Last week we had lunch with a friend from China. Afterward, we invited her to a cafe but were surprised that she hesitated. Upon further asking, we realized that she's not used to going to cafe. In China, according to her, coffee drinking is not popular and going to a cafe is to show that you are young, cool, and different. It's more a fad than culture for now, but I think it will change over time. Here's the post.
November 30, 2016 (Wed)
Differences between China and the west in domain names
Recently an executive in the domain industry asked me to comment on the main differences between China and the west in domain names. First of all, when people say 'the west,' I think they are mostly referring to the US. So the question now becomes: what are the differences between China and the US in domain names?
One difference lies in the domain extension. In the US, .com is king both in terms of registration number and domain prices. In China, .cn rules with its 20 million registrations (versus 11 million in .com) but .com is still the king in terms of prices. And I think this trend will continue because a domain name is considered the door to the world of a Chinese enterprise, and every Chinese company aspires to have a 'grand' entrance.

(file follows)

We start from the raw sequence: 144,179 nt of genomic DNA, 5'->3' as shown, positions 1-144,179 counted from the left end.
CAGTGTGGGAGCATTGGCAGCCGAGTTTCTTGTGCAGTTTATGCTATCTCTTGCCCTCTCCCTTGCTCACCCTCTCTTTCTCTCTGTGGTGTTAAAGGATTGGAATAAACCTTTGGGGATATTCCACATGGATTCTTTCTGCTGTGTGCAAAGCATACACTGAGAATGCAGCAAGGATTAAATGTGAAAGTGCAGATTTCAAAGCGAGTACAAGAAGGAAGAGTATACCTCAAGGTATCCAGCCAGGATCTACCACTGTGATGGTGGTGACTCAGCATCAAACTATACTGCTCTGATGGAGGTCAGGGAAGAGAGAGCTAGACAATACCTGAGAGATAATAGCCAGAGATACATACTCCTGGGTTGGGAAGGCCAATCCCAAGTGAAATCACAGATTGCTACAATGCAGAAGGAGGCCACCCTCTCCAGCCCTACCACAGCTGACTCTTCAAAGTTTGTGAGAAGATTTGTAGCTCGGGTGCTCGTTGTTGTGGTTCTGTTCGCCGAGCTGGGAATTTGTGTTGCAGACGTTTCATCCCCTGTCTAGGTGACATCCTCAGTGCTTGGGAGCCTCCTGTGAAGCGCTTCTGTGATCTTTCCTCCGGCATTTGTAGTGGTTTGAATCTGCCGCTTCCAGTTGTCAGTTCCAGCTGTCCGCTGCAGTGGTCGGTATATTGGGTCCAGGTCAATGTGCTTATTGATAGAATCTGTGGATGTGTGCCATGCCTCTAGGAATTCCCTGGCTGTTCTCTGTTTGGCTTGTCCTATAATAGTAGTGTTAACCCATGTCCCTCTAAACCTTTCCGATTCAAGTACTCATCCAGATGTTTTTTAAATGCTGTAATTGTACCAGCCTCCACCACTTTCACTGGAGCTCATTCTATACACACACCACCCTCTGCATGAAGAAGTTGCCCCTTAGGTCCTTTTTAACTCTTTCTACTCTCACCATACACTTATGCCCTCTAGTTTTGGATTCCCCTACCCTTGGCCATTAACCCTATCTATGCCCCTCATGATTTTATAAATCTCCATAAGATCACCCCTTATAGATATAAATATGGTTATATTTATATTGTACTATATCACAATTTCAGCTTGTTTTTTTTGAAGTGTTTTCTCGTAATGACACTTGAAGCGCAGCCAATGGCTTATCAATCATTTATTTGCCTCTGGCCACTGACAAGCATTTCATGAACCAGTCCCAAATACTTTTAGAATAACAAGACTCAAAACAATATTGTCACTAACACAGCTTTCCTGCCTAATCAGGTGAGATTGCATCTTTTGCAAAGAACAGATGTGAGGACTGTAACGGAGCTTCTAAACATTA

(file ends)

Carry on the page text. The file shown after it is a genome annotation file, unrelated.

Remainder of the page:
Another difference is in the love for numeric domain names. While I have not come across even one American company using a numeric domain name as its corporate website, I regularly see Chinese companies using numbers. In the domain industry alone, you can find 4.cn, 10.cn, and 22.cn being used as official websites. The most famous example may be 1688.com, the official website of Alibaba in China.
In most cases, a number when pronounced in English has no meaning. For example, 520.com is "five two zero" which does not mean anything and so is difficult to remember. However, when you pronounce 520 in Chinese, it rhymes with (sounds like) the Chinese characters 我愛你 (I love you), which is perfect for a dating website for example. Chinese consumers have no problem at all to remember this domain name. (520.com is owned in China but unfortunately does not resolve.)
The third difference is that Chinese companies like to upgrade their domain names to acronym names, which is not common in the US. For example, Jing Dong upgraded from JingDong.com (and 360buy.com) to JD.com and Zhu Ba Jie from Zhubajie.com to ZBJ.com. This is possible because these acronym names correspond to the fully spelled out Pinyin names. In other words, Chinese consumers have no difficulty remembering either an acronym name or its fully spelled out Pinyin name.
These three are the major differences between China and the US in domain names that came to my mind. There may be some more, which will be covered in the future if I find them.